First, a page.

Download presentation

Presentation is loading. Please wait.

Published byZayne Court Modified about 1 year ago

1
Image Aided Discrete Element Modeling (DEM) for Railroad Ballast By Erol Tutumluer Hai Huang Youssef Hashash Jamshid Ghaboussi Association of American Railroads

2
Outline BackgroundBackground Problem Statement Current Railroad Track Analysis Approach –Finite Element (FEM) –Discrete Element (DEM) »DEM Theory »Discrete Element Modeling for Railroad Track Analysis Image Aided DEM ApproachImage Aided DEM Approach – Research in University of Illinois Digitalized Image Technique for Aggregates Image Aided DEM Approach Approach Validation Applications on Railroad Ballast –Ballast Strength in terms of Aggregate Shapes –Ballast Settlement under Moving Load Conclusions and Future WorkConclusions and Future Work AcknowledgementAcknowledgement

3
Problem Statement A large portion of a railroad company’s annual budget to sustain the railway track system goes into maintenance and renewal of track ballastA large portion of a railroad company’s annual budget to sustain the railway track system goes into maintenance and renewal of track ballast A better basic understanding of the ballast behavior is essential for mitigating track problems and failures due to: Ballast movement and instability causing track buckle Ballast deformation and degradation Factors affecting ballast strength and stability includes: ballast aggregate gradation, aggregate shape properties, and loading characters A more realistic computational tool is needed to consider all factors which may have impact on ballastA more realistic computational tool is needed to consider all factors which may have impact on ballast

4
Current Railroad Track Analysis Approach : - Finite Element Finite element based numerical solution techniques used for the analysis of railroad tracks assume the railroad ballast bed to be an elastic homogeneous continuum ILLI-TRACK and GEO-TRACK

5
Longitudinal & Transverse 2-D Finite Element Meshes – IILI-TRACK Current Railroad Track Analysis Approach : - Finite Element

6
3-D Finite Element Model – GEO – TRACK Continuum Solution: Elastic Layers, E and Unbound Aggregate Layers “Track Geotechnology and Track Management,” 2000, by Ernest T. Selig and John M. Waters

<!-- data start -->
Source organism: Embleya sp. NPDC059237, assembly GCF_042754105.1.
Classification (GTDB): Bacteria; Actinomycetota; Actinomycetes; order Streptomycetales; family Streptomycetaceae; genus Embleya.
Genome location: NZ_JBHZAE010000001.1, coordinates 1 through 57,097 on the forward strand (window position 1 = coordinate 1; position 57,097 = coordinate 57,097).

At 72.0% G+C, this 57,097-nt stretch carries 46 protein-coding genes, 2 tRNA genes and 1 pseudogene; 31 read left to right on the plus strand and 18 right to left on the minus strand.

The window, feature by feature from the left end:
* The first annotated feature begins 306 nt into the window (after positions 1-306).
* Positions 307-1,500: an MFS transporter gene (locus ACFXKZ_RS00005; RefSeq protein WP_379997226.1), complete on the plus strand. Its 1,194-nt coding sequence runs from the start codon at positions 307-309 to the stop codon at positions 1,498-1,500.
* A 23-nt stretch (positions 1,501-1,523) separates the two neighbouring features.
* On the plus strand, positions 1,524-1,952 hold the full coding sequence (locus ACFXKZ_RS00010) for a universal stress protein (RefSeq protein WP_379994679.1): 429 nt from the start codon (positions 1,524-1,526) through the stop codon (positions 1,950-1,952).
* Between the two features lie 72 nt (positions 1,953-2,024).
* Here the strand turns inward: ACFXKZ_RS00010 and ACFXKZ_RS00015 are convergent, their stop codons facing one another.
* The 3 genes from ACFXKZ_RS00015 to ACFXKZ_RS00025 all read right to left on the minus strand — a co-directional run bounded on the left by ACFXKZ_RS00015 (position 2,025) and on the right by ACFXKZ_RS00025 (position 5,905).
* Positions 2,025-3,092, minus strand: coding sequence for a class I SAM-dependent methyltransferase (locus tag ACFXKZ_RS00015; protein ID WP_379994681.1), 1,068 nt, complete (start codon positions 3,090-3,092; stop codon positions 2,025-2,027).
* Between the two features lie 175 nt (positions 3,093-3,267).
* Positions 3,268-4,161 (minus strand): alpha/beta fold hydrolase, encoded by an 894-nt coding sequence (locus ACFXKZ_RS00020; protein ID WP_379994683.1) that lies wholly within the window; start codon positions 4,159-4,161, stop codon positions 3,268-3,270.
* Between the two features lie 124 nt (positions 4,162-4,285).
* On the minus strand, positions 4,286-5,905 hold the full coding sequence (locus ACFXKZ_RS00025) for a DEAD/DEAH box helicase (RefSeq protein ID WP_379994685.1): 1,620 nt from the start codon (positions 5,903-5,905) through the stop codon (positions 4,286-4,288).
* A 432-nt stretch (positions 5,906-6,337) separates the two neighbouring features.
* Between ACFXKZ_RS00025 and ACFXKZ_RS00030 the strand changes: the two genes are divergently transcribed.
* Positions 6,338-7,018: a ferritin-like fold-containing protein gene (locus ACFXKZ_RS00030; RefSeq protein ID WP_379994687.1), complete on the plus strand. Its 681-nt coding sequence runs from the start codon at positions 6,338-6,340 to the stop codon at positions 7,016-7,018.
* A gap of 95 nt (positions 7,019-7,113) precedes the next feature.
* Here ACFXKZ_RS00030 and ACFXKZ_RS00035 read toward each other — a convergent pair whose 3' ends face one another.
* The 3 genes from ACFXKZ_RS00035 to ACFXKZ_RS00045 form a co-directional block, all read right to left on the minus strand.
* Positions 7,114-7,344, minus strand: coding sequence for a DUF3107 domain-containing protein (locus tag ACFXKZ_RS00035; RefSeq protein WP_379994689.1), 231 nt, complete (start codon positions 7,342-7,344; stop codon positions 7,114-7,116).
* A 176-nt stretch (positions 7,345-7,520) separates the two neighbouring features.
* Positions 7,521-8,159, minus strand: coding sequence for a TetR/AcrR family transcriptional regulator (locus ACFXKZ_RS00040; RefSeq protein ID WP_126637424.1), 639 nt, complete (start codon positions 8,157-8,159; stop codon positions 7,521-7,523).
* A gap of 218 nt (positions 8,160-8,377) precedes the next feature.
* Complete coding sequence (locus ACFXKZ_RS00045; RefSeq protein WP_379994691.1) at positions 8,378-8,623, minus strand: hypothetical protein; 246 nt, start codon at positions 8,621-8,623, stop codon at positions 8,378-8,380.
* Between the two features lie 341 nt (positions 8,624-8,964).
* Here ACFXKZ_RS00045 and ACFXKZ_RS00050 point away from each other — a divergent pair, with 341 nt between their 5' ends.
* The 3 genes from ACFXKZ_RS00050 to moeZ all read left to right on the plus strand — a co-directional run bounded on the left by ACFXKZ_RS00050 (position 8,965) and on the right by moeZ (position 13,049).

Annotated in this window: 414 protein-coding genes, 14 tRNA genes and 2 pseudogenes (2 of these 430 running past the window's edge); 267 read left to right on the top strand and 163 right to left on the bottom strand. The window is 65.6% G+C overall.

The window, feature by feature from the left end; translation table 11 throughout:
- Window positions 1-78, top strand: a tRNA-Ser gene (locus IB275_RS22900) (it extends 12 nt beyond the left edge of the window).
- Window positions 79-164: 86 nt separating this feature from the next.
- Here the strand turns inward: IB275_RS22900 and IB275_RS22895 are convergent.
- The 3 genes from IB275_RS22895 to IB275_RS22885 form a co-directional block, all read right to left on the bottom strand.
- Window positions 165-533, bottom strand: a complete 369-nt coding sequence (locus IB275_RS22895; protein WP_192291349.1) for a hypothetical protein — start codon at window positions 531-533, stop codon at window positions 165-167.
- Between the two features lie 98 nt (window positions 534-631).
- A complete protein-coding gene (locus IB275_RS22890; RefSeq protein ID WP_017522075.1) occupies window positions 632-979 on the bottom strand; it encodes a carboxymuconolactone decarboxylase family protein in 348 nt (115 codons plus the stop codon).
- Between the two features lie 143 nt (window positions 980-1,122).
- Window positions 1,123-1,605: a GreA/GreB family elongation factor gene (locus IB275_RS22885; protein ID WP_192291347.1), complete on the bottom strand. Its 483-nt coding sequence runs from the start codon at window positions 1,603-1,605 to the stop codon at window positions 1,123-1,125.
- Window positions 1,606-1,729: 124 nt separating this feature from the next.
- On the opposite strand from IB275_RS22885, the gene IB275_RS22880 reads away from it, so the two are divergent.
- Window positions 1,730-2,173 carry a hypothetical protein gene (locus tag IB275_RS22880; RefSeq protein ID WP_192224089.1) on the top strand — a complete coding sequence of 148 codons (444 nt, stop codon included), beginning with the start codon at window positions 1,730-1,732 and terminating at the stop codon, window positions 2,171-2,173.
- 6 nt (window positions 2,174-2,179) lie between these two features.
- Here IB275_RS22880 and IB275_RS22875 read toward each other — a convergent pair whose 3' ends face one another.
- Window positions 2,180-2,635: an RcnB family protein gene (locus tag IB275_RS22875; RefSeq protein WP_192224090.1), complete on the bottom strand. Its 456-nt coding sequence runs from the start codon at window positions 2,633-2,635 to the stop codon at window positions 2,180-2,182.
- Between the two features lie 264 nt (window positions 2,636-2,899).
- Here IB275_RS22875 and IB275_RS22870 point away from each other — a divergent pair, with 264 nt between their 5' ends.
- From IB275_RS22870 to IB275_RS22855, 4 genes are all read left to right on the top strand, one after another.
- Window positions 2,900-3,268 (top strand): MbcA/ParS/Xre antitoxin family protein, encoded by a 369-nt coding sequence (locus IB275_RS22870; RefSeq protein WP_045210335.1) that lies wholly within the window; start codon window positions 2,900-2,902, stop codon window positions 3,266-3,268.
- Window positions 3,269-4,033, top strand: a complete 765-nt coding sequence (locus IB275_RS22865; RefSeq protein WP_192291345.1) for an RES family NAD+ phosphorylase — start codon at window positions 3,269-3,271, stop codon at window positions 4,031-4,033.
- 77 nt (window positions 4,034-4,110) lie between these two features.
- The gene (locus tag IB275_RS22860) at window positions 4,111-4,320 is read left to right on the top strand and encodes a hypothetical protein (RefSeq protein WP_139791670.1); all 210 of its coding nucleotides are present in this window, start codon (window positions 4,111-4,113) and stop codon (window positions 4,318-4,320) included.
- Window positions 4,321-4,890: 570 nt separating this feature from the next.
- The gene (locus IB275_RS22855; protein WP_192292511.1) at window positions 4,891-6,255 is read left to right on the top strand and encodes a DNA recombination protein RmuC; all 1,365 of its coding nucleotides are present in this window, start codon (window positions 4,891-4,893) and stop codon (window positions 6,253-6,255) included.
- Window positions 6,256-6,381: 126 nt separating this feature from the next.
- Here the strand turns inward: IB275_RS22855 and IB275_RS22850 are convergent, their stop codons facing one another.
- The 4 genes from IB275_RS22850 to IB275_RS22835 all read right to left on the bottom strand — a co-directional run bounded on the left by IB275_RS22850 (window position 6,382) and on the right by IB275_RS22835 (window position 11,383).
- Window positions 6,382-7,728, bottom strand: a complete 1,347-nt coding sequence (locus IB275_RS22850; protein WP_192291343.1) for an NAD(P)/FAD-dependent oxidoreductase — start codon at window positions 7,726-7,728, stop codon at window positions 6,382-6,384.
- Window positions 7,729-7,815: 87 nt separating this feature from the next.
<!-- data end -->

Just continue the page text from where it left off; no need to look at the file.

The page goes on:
7
Railroad ballast layers are actually particulate media where individual aggregate particles are surrounded by other particles in contact with air voids in between When ballast is strained due to rail buckle and train wheels, motion takes place that may involve one or all of the following modes: Inter-particle slippage, Particle rotation, particle separation, and Even fracture at particle contacts Current Railroad Track Analysis Approach : - Discrete Element

8
Discontinuous Ballast Layer √ × Discrete Element Analysis Continuum Analysis Current Railroad Track Analysis Approach : - Discrete Element

9
DEM Theory: A DEM model simulates the mechanical response of a particulate medium by explicitly accounting for the dynamics of each particle in the system F1F1 F1F1 F2F2 F2F2 F3F3 F3F3 F4F4 F4F4 F5F5 F5F5 F6F6 F6F6 Current Railroad Track Analysis Approach : - Discrete Element

10
The interaction forces between two particles are represented by a damped spring in the normal direction and a spring in series with a frictional slider in the tangential (shear) direction DEM Theory: Fs Fn A B F F F Current Railroad Track Analysis Approach : - Discrete Element

11
The acceleration forces of each particle is computed by dividing the net force caused by interactions among neighboring particles Having found the acceleration, the particles velocity and displacement are computed for each time step using explicit integration Newton’s laws of motion DEM Theory: Current Railroad Track Analysis Approach : - Discrete Element

12
Current DEM Research (3D): Research, using ITASCA’s “PFC3D” to model the ballast-geogrid interlock effect, is currently underway Current Railroad Track Analysis Approach : - Discrete Element

13
Current DEM Research (3D): Tie was modeled by several big balls in the upper layer. Colors represent gradation. Ballast and geogrid system. (UK) Current Railroad Track Analysis Approach : - Discrete Element